A number of pre-clinical and clinical trials around use of plasma from patients who have
recovered are underway, however, and there are some promising signs that convalescent plasma
could indeed be effective against SARS-CoV-2.
Apart from convalescent plasma, small scale concentrates of immunoglobulins prepared from convalescent plasma collections provide higher potency and greater consistency than individual units. The feasibility of production of large scale of diseases specific immunoglobulins concentrates can considered for longer term, based on the course of epidemic, access to large numbers of suitable plasma collections, and the available infrastructure for manufacturing such products under GMP.
• Convalescent plasma can be used for serum therapy but it has further limitations which include:
- Separate plasma for separate blood groups: In case of plasma, it seems difficult to arrange the required blood groups separately for serum therapy, while immunoglobulins can be injected randomly to individual of different blood groups.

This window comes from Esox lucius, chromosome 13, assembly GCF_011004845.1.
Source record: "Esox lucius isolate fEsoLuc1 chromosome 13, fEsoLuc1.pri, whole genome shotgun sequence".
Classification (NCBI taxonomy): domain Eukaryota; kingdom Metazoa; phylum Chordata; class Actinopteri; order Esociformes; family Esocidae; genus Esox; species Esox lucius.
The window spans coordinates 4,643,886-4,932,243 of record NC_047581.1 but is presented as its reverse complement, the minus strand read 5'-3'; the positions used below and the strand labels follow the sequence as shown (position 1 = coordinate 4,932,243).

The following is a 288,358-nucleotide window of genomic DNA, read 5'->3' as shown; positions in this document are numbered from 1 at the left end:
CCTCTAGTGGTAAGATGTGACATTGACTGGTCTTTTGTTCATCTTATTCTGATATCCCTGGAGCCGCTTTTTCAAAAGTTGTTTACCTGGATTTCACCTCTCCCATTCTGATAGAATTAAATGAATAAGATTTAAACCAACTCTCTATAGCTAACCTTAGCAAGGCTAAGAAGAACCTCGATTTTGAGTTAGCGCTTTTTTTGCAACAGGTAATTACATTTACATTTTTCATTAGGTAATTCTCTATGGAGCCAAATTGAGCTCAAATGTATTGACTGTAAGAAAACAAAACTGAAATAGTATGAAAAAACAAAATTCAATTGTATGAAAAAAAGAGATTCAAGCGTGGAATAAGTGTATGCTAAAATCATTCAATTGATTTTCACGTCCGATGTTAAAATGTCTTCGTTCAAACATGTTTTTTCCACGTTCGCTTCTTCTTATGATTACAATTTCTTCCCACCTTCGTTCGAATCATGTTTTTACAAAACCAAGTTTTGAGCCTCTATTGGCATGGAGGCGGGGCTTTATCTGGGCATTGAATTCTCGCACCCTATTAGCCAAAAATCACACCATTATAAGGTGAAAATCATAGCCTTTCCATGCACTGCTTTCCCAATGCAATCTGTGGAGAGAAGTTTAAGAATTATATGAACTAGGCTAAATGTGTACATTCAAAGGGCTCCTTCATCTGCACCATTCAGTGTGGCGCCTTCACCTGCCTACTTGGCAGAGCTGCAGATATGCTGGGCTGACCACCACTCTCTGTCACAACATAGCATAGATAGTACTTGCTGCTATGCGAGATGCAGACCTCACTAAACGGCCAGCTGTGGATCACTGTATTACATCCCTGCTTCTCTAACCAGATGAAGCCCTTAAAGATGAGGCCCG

- Serum Sickness & Blood Proteins reactogencity: Only 18% of plasma constitutes immunoglobulins required for passive immunization. Remaining portions contain proteins that pose to reactogenicity threat to patient safety.
- Dose volume: In case of plasma therapy, 200-300ml of plasma required for single patient that depends upon number of recovered patients available. While in case of immunoglobulins used in virus therapy require only 3-5ml per day.
- Risk of microbial contamination: As most portion of plasma contain proteins and proteins are more prone to contamination risk. It is difficult to handle the serum to maintain its sterility while immunoglobulins are far less prone to sterility issues.
- Potency: Concentrated immunoglobulins are far more potent as it shows targeted response. In case of plasma, proteins fractions pose a delayed response.
- Targeted Population: Plasma therapy is subjected to moderate to severe patients specially, while all effected individuals can take benefit of immunoglobulin therapy because dose of immunoglobulins can be controlled. ;
|Source||University of Health Sciences Lahore|
|Contact||riffat mehboob, Ph.D|
|Status||Not yet recruiting|
|Start date||September 15, 2020|
|Completion date||November 15, 2020|
|Active, not recruiting||
||Phase 1/Phase 2|
|Active, not recruiting||
|Not yet recruiting||
||Phase 2/Phase 3|
|Not yet recruiting||
|Not yet recruiting||